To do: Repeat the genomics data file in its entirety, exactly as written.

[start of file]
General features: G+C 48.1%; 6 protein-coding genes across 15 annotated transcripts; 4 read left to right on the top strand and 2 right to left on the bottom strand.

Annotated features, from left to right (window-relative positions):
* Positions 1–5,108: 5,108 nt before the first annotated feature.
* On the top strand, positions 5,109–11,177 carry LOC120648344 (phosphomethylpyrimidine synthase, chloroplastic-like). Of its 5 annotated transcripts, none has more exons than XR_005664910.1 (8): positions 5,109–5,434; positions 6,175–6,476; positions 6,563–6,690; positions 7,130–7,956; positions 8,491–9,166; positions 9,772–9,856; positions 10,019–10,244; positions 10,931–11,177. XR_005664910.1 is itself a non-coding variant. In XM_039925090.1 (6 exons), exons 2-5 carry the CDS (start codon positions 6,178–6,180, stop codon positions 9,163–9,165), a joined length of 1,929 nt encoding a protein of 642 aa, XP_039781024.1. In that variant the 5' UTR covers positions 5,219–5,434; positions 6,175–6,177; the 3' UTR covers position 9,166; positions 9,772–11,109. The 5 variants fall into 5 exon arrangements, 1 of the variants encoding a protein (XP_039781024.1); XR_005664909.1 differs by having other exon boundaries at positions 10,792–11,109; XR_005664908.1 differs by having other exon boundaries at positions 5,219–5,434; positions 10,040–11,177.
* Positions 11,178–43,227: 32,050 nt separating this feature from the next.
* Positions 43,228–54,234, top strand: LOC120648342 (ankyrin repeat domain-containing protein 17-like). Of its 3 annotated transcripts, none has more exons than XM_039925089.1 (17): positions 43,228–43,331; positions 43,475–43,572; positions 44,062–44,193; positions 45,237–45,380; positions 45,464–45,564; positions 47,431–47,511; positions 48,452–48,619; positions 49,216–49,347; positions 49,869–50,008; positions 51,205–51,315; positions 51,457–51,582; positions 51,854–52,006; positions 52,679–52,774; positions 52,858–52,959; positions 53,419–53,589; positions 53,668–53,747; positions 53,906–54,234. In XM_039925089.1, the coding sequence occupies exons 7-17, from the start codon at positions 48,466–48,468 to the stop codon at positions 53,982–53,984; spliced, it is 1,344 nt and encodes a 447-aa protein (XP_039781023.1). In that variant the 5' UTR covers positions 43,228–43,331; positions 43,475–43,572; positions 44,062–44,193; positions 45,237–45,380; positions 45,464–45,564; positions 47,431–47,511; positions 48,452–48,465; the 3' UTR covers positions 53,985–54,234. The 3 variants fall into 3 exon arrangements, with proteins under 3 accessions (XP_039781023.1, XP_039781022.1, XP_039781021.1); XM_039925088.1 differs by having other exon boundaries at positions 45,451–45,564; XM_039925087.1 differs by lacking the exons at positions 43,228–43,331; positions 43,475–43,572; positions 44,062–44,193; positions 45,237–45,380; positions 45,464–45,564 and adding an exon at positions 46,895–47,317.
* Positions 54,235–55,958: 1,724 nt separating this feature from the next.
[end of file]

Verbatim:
General features: G+C 48.1%; 6 protein-coding genes across 15 annotated transcripts; 4 read left to right on the top strand and 2 right to left on the bottom strand.

Annotated features, from left to right (window-relative positions):
* Positions 1–5,108: 5,108 nt before the first annotated feature.
* On the top strand, positions 5,109–11,177 carry LOC120648344 (phosphomethylpyrimidine synthase, chloroplastic-like). Of its 5 annotated transcripts, none has more exons than XR_005664910.1 (8): positions 5,109–5,434; positions 6,175–6,476; positions 6,563–6,690; positions 7,130–7,956; positions 8,491–9,166; positions 9,772–9,856; positions 10,019–10,244; positions 10,931–11,177. XR_005664910.1 is itself a non-coding variant. In XM_039925090.1 (6 exons), exons 2-5 carry the CDS (start codon positions 6,178–6,180, stop codon positions 9,163–9,165), a joined length of 1,929 nt encoding a protein of 642 aa, XP_039781024.1. In that variant the 5' UTR covers positions 5,219–5,434; positions 6,175–6,177; the 3' UTR covers position 9,166; positions 9,772–11,109. The 5 variants fall into 5 exon arrangements, 1 of the variants encoding a protein (XP_039781024.1); XR_005664909.1 differs by having other exon boundaries at positions 10,792–11,109; XR_005664908.1 differs by having other exon boundaries at positions 5,219–5,434; positions 10,040–11,177.
* Positions 11,178–43,227: 32,050 nt separating this feature from the next.
* Positions 43,228–54,234, top strand: LOC120648342 (ankyrin repeat domain-containing protein 17-like). Of its 3 annotated transcripts, none has more exons than XM_039925089.1 (17): positions 43,228–43,331; positions 43,475–43,572; positions 44,062–44,193; positions 45,237–45,380; positions 45,464–45,564; positions 47,431–47,511; positions 48,452–48,619; positions 49,216–49,347; positions 49,869–50,008; positions 51,205–51,315; positions 51,457–51,582; positions 51,854–52,006; positions 52,679–52,774; positions 52,858–52,959; positions 53,419–53,589; positions 53,668–53,747; positions 53,906–54,234. In XM_039925089.1, the coding sequence occupies exons 7-17, from the start codon at positions 48,466–48,468 to the stop codon at positions 53,982–53,984; spliced, it is 1,344 nt and encodes a 447-aa protein (XP_039781023.1). In that variant the 5' UTR covers positions 43,228–43,331; positions 43,475–43,572; positions 44,062–44,193; positions 45,237–45,380; positions 45,464–45,564; positions 47,431–47,511; positions 48,452–48,465; the 3' UTR covers positions 53,985–54,234. The 3 variants fall into 3 exon arrangements, with proteins under 3 accessions (XP_039781023.1, XP_039781022.1, XP_039781021.1); XM_039925088.1 differs by having other exon boundaries at positions 45,451–45,564; XM_039925087.1 differs by lacking the exons at positions 43,228–43,331; positions 43,475–43,572; positions 44,062–44,193; positions 45,237–45,380; positions 45,464–45,564 and adding an exon at positions 46,895–47,317.
* Positions 54,235–55,958: 1,724 nt separating this feature from the next.